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Journal Article

Work-family life courses and metabolic markers in the MRC National Survey of Health and Development

Authors

Publication date

26 Aug 2016

Summary

The aim was to investigate whether the combined work-family life courses of British men and women were associated with differences in metabolic markers—waist circumference, blood pressure, high density lipoprotein cholesterol, triglycerides, and glycated haemoglobin—in mid-life. We used data from the Medical Research Council’s National Survey of Health and Development—the 1946 British birth cohort. Multi-channel sequence analysis was used to create a typology of eight work-family life course types combining information on work, partnerships and parenthood between ages 16–51. Linear regression tested associations between work-family types and metabolic outcomes at age 53 on multiply imputed data (20 imputations) of >2,400 participants. Compared with men with strong ties to employment and early transitions to family life, men who made later transitions to parenthood and maintained strong ties to paid work had smaller waist circumferences (-2.16cm, 95% CI: -3.73, -0.59), lower triglycerides (9.78% lower, 95% CI: 0.81, 17.94) and lower blood pressure (systolic: -4.03mmHg, 95% CI: -6.93, -1.13; diastolic: -2.34mmHg, 95% CI: -4.15, -0.53). Married men and women who didn’t have children had increased high density lipoprotein cholesterol (7.23% higher, 95% CI: 0.68, 14.21) and lower waist circumferences (-4.67cm, 95% CI: -8.37, -0.97), respectively. For men later transitions to parenthood combined with strong ties to paid work were linked to reduced metabolic risk in mid-life. Fewer differences between work-family types and metabolic markers were seen for women.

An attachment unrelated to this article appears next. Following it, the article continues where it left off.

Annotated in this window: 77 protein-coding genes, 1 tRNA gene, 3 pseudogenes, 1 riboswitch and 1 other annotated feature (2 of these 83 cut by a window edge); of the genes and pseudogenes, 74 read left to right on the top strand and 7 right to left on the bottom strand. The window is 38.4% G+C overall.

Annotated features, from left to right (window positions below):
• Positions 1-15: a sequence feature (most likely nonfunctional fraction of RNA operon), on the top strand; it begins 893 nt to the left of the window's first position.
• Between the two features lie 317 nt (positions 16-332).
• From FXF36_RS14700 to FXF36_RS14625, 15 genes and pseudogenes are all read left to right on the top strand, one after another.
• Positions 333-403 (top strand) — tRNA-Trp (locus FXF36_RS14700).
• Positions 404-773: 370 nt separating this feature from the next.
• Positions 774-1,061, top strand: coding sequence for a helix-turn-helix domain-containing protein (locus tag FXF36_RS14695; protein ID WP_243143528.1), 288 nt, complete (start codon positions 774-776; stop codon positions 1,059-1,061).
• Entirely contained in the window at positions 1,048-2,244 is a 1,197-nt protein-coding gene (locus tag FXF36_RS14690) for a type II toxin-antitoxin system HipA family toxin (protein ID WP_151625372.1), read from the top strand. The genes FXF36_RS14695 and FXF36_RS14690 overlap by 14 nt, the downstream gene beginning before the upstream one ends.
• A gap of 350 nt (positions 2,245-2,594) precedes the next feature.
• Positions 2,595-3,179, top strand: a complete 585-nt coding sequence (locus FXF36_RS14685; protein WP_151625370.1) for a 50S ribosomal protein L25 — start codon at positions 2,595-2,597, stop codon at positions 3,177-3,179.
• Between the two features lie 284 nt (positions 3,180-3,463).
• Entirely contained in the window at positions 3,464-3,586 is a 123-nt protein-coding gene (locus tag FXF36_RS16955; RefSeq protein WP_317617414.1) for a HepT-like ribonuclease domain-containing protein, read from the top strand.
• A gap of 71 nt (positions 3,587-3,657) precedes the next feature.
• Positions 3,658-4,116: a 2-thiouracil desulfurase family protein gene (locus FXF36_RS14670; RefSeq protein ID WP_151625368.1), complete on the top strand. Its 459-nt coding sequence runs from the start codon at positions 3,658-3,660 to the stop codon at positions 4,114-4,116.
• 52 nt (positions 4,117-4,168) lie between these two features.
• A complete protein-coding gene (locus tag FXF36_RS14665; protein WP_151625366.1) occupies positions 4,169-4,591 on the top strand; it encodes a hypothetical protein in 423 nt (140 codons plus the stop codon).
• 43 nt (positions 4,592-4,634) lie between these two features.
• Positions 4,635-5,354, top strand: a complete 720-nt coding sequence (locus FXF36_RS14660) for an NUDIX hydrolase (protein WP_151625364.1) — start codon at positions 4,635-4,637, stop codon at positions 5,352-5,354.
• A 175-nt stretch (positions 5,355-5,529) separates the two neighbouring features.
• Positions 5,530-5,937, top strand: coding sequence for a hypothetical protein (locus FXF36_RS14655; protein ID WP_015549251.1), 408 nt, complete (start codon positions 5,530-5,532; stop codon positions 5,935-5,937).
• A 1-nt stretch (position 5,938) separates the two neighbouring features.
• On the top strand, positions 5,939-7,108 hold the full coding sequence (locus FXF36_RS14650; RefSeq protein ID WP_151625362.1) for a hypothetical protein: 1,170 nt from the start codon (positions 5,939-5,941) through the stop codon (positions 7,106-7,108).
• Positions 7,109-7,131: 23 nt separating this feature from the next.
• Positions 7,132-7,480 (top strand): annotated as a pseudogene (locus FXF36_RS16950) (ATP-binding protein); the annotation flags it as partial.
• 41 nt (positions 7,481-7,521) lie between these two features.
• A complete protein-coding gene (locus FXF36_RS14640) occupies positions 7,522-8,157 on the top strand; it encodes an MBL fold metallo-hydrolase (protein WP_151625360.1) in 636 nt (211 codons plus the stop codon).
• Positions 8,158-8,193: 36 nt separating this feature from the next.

Published in

PLoS ONE

Volume

11

DOI

http://dx.doi.org/10.1371/journal.pone.0161923

ISSN

16

Subjects

Medicine, Science And Technology, Health, and Life Course Analysis

Notes

Open Access; © 2016 Lacey et al. This is an open access article distributed under the terms of the Creative Commons Attribution License, which permits unrestricted use, distribution, and reproduction in any medium, provided the original author and source are credited.

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